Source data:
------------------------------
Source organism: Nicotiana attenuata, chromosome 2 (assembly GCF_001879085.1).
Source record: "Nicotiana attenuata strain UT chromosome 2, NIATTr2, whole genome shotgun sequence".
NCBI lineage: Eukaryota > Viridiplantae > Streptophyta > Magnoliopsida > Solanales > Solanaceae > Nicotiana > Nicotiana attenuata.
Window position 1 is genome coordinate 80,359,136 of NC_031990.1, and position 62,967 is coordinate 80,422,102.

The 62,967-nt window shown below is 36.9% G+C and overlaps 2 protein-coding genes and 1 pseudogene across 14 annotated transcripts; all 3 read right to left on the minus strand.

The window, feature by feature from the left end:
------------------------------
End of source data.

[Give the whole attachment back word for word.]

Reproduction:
Source organism: Nicotiana attenuata, chromosome 2 (assembly GCF_001879085.1).
Source record: "Nicotiana attenuata strain UT chromosome 2, NIATTr2, whole genome shotgun sequence".
NCBI lineage: Eukaryota > Viridiplantae > Streptophyta > Magnoliopsida > Solanales > Solanaceae > Nicotiana > Nicotiana attenuata.
Window position 1 is genome coordinate 80,359,136 of NC_031990.1, and position 62,967 is coordinate 80,422,102.

The 62,967-nt window shown below is 36.9% G+C and overlaps 2 protein-coding genes and 1 pseudogene across 14 annotated transcripts; all 3 read right to left on the minus strand.

The window, feature by feature from the left end: